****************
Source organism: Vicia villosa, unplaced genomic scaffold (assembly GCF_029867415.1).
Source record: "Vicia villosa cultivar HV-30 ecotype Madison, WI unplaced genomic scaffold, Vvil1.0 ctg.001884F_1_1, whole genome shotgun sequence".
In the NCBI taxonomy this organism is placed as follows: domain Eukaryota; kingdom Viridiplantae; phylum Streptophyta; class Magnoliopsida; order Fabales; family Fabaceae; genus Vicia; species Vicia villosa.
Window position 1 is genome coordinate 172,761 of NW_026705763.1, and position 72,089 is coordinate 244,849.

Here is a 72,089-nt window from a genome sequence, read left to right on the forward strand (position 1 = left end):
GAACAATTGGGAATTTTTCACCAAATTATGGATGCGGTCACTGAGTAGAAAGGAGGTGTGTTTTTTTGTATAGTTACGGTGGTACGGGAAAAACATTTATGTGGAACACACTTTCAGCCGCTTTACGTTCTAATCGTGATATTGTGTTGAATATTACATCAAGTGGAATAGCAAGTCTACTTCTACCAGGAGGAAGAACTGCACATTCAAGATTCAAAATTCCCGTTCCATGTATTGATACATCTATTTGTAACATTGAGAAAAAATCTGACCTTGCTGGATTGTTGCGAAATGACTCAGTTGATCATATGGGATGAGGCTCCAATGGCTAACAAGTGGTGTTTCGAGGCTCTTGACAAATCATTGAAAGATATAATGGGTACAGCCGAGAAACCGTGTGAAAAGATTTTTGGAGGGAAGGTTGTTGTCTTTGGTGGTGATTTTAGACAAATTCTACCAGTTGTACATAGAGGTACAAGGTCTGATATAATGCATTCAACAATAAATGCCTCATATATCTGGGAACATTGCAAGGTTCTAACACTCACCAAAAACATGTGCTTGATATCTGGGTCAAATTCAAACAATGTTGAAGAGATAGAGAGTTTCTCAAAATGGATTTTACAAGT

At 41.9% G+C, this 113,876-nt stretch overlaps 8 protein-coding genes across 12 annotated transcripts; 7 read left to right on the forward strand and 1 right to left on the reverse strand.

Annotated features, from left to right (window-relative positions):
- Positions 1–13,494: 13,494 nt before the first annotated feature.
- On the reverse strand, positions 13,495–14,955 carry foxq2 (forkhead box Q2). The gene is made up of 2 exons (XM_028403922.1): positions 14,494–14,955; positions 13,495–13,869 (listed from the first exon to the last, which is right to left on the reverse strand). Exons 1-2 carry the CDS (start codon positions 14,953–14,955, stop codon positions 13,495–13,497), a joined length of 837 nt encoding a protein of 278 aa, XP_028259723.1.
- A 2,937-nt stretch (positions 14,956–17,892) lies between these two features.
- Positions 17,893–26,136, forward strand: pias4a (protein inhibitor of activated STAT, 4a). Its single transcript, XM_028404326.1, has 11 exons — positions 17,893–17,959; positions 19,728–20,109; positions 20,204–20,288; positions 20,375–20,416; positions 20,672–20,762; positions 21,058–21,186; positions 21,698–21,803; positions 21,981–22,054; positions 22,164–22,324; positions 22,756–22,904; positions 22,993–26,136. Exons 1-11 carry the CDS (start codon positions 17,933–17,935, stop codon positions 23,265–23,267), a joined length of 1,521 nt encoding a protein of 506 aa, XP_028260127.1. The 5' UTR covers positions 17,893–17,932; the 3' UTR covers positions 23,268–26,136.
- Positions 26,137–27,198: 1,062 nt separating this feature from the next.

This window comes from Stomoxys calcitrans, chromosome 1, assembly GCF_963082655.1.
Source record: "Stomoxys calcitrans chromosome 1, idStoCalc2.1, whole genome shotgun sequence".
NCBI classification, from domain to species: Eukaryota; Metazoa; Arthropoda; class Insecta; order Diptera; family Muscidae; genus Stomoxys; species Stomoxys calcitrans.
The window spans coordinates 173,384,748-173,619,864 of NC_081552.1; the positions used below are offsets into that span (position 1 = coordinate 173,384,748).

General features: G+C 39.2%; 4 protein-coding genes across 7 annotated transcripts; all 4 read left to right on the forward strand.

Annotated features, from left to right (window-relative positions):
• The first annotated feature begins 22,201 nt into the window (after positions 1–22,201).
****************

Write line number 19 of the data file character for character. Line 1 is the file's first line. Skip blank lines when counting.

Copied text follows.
Annotated features, from left to right (window-relative positions):